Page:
“Let us say these incidents at the school were the first, lets say, psychological pressure that they’ve dealt with, that doesn’t mean that they can handle it. It can still affect their balance, but to be honest most likely it is not the first instance of violence they have experienced, Palestinian children see this kind of stuff in their society constantly, through invasions, through night raids, et cetra, but really not in school. Just that one instance of seeing their teacher arrested and seeing police close down their school can be a great shock that has long lasting effects.”

Sheren Khalel

Sheren Khalel is a freelance multimedia journalist who works out of Israel, Palestine and Jordan. She focuses on human rights, women's issues and the Palestine/Israel conflict. Khalel formerly worked for Ma'an News Agency in Bethlehem, and is currently based in Ramallah and Jerusalem. You can follow her on Twitter at @Sherenk.

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17 Responses

  1. amigo on November 8, 2017, 1:40 pm

    Where are you jacko.We need you to clarify this for us, as in ,put your zionist spin on it and claim it was because a few Palestinians “allegedly ” attacked some israeli soldiers some 65 years ago.

    Maybe you can explain to us , why the Naqba should not be taught to Palestinian children .It is their history.Do you agree with the GOI on this.

    • Nathan on November 9, 2017, 7:44 am

      amigo – You don’t have to assume that everything written in the newspapers is true. The Mondoweiss website is surely a very interesting newspaper, but it does have an obvious anti-Israel bias (as you might have noticed). Anyway, the Palestinian children go to schools in their own language, and their teachers are Palestinians as well. So, you can relax and take for granted that they learn about their own history (including the nakba). They also learn about the Jews (ancient and modern) from the Palestinian point of view.

      • Marnie on November 9, 2017, 8:26 am

        Where’s your proof and reportage? Why should anyone believe anything you post? You almost had it perfect though, maybe you should have ended your post with ‘believe me’.

      • amigo on November 9, 2017, 9:26 am

        “Anyway, the Palestinian children go to schools in their own language, and their teachers are Palestinians as well. So, you can relax and take for granted that they learn about their own history (including the nakba). “Nathan.

        Really ??.

        1948 no catastrophe says Israel, as term nakba banned from Arab children’s textbooks

        Ian Black, Middle East editor
        Wednesday 22 July 2009 19.48 BST First published on Wednesday 22 July 2009 19.48 BST

        “Israel’s education ministry has ordered the removal of the word nakba – Arabic for the “catastrophe” of the 1948 war – from a school textbook for young Arab children, it has been announced.

        The decision – which will alter books aimed at eight- and nine-year-old Arab pupils – will be seen as a blunt assertion by Binyamin Netanyahu’s Likud-led government of Israel’s historical narrative over the Palestinian one.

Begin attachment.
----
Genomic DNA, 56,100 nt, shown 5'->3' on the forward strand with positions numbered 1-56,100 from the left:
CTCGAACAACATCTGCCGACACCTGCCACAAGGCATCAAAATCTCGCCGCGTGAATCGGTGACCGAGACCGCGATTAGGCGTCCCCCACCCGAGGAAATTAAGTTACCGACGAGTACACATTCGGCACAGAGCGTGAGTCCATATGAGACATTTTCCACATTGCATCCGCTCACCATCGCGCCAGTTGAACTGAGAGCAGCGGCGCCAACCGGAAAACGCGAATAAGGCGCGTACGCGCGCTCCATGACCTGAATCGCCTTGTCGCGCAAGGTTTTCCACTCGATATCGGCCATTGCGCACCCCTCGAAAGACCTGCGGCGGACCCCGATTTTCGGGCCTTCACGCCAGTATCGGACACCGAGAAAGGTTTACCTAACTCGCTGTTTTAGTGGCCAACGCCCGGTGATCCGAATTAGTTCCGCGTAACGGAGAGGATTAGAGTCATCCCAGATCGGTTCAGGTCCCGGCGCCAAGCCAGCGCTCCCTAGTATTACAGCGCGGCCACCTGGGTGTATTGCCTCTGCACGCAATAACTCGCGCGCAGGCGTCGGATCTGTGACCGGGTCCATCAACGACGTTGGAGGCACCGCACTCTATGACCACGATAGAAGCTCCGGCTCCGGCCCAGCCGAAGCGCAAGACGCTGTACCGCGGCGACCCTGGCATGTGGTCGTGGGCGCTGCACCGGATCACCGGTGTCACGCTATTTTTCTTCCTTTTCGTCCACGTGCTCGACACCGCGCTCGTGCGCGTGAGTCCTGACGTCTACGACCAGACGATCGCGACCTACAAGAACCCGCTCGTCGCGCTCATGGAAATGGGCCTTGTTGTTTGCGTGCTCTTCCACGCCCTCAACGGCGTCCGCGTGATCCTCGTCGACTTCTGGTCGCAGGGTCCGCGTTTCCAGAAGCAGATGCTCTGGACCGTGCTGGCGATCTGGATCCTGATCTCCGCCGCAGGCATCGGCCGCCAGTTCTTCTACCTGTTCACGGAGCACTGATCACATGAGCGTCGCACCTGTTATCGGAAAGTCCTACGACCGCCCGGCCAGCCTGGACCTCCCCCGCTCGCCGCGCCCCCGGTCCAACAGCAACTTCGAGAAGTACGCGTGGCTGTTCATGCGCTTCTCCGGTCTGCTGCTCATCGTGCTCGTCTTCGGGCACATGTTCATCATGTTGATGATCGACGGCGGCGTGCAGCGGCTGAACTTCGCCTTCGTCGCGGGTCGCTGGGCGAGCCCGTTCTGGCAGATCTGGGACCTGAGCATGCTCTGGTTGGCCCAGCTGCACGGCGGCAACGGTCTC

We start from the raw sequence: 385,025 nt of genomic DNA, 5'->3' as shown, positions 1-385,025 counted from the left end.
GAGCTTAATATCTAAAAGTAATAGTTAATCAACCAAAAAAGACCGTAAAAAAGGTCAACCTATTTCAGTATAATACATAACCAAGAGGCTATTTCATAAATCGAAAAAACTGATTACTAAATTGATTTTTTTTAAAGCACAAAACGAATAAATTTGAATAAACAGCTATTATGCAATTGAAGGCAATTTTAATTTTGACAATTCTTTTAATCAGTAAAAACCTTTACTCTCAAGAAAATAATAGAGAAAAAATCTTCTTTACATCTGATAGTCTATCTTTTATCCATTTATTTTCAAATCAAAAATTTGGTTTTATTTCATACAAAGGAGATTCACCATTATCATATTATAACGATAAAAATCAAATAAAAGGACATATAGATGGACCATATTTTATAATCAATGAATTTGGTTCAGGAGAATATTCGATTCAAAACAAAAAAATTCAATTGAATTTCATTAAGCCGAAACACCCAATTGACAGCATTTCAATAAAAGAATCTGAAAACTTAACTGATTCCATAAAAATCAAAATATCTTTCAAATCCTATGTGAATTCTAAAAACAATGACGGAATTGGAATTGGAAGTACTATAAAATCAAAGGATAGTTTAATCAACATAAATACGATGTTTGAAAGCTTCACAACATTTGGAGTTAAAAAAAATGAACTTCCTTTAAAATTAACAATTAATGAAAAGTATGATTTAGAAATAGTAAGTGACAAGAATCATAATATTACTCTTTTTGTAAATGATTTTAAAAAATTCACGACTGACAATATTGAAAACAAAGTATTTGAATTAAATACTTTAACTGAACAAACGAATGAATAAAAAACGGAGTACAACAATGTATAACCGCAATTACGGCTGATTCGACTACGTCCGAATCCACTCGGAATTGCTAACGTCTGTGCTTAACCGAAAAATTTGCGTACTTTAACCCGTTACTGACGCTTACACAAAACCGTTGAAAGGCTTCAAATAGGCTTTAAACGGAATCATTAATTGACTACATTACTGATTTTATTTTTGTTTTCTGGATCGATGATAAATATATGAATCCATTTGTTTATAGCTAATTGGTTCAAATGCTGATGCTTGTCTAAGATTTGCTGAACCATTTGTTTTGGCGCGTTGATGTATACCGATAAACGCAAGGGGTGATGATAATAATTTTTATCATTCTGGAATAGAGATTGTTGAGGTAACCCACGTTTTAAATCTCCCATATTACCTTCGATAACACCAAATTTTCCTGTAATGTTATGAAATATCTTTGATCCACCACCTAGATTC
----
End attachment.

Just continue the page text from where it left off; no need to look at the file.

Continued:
The term nakba has a similar resonance for Palestinians as the Hebrew word shoah – normally used to describe the Nazi Holocaust – does for Israelis and Jews. Its inclusion in a book for the children of Arabs, who make up about a fifth of the Israeli population, drives at the heart of a polarised debate over what Israelis call their “war of independence”: the 1948 conflict which secured the Jewish state after the British left Palestine, and led to the flight of 700,000 Palestinians, most of whom became refugees.

        Netanyahu spoke for many Jewish Israelis two years ago when he argued that using the word nakba in Arab schools was tantamount to spreading propaganda against Israel.”

        Sure this site has an anti Israel bias .Israel has worked hard to earn that bias in it,s 70 years plus breaking international law and land theft not to mention the slaughter of thousands of Palestinian , Men Women and Children .

        You think we should give Israel a pass because it is the so called Jewish State. Wouldn,t that be antisemitic.

        Your problem is you don,t believe what you read unless it supports the rogue entities narrative.

      • Misterioso on November 9, 2017, 10:27 am

        Keep it up Nathan. With supporters like you, Israel needs no critics.

      • Nathan on November 9, 2017, 11:21 am

        amigo – It really isn’t very complicated. Try to find a Palestinian, and then sit down and have a little conversation with him. You can ask him straight to the point: “When you went to school, did you learn about the nakba?” It’s a good habit to read the newspapers, but one has to be just a bit skeptical by nature. You can try just a little journalistic investigation of your own. Anyway, you’ll notice when speaking with Palestinians that they generally agree about their national narrative in all its details and terminology. Of course they discuss it in school.

      • amigo on November 9, 2017, 1:21 pm